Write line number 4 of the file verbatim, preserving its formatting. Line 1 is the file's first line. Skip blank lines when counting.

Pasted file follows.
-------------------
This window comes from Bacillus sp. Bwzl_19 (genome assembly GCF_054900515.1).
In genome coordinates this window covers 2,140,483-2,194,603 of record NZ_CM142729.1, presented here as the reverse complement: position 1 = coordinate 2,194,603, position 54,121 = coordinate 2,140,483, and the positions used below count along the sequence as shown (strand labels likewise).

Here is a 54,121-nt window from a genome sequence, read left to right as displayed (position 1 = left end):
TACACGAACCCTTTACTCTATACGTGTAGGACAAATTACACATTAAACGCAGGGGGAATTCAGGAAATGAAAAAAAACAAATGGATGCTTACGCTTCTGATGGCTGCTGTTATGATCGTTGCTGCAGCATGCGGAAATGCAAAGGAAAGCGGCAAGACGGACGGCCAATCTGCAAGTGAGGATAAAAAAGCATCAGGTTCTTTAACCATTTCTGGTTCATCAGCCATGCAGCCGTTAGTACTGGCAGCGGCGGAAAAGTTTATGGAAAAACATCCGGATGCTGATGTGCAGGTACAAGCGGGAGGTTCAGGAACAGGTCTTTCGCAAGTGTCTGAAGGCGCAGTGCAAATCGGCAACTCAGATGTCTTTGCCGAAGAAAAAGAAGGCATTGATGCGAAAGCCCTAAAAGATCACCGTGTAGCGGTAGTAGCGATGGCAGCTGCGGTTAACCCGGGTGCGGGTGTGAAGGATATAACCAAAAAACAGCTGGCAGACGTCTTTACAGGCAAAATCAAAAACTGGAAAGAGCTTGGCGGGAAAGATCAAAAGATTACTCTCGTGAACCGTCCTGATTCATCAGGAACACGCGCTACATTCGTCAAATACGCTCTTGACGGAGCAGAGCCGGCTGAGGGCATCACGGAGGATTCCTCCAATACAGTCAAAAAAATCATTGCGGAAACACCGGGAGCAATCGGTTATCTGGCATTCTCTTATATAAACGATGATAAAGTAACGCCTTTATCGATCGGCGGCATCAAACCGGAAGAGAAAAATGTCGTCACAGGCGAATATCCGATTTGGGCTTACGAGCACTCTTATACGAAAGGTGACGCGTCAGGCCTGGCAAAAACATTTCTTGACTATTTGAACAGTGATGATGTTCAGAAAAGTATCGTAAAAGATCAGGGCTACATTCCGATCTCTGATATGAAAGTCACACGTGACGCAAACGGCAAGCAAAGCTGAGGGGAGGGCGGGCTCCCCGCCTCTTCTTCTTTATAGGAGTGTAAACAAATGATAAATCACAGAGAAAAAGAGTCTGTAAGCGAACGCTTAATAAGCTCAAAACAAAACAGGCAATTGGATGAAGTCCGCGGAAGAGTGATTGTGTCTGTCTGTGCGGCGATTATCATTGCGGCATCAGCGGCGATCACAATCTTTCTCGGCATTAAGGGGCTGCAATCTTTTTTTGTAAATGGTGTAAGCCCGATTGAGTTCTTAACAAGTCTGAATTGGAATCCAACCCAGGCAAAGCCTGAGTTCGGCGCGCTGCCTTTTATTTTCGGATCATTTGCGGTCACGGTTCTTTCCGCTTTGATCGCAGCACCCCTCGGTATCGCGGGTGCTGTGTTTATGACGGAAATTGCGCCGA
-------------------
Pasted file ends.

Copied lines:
TACACGAACCCTTTACTCTATACGTGTAGGACAAATTACACATTAAACGCAGGGGGAATTCAGGAAATGAAAAAAAACAAATGGATGCTTACGCTTCTGATGGCTGCTGTTATGATCGTTGCTGCAGCATGCGGAAATGCAAAGGAAAGCGGCAAGACGGACGGCCAATCTGCAAGTGAGGATAAAAAAGCATCAGGTTCTTTAACCATTTCTGGTTCATCAGCCATGCAGCCGTTAGTACTGGCAGCGGCGGAAAAGTTTATGGAAAAACATCCGGATGCTGATGTGCAGGTACAAGCGGGAGGTTCAGGAACAGGTCTTTCGCAAGTGTCTGAAGGCGCAGTGCAAATCGGCAACTCAGATGTCTTTGCCGAAGAAAAAGAAGGCATTGATGCGAAAGCCCTAAAAGATCACCGTGTAGCGGTAGTAGCGATGGCAGCTGCGGTTAACCCGGGTGCGGGTGTGAAGGATATAACCAAAAAACAGCTGGCAGACGTCTTTACAGGCAAAATCAAAAACTGGAAAGAGCTTGGCGGGAAAGATCAAAAGATTACTCTCGTGAACCGTCCTGATTCATCAGGAACACGCGCTACATTCGTCAAATACGCTCTTGACGGAGCAGAGCCGGCTGAGGGCATCACGGAGGATTCCTCCAATACAGTCAAAAAAATCATTGCGGAAACACCGGGAGCAATCGGTTATCTGGCATTCTCTTATATAAACGATGATAAAGTAACGCCTTTATCGATCGGCGGCATCAAACCGGAAGAGAAAAATGTCGTCACAGGCGAATATCCGATTTGGGCTTACGAGCACTCTTATACGAAAGGTGACGCGTCAGGCCTGGCAAAAACATTTCTTGACTATTTGAACAGTGATGATGTTCAGAAAAGTATCGTAAAAGATCAGGGCTACATTCCGATCTCTGATATGAAAGTCACACGTGACGCAAACGGCAAGCAAAGCTGAGGGGAGGGCGGGCTCCCCGCCTCTTCTTCTTTATAGGAGTGTAAACAAATGATAAATCACAGAGAAAAAGAGTCTGTAAGCGAACGCTTAATAAGCTCAAAACAAAACAGGCAATTGGATGAAGTCCGCGGAAGAGTGATTGTGTCTGTCTGTGCGGCGATTATCATTGCGGCATCAGCGGCGATCACAATCTTTCTCGGCATTAAGGGGCTGCAATCTTTTTTTGTAAATGGTGTAAGCCCGATTGAGTTCTTAACAAGTCTGAATTGGAATCCAACCCAGGCAAAGCCTGAGTTCGGCGCGCTGCCTTTTATTTTCGGATCATTTGCGGTCACGGTTCTTTCCGCTTTGATCGCAGCACCCCTCGGTATCGCGGGTGCTGTGTTTATGACGGAAATTGCGCCGA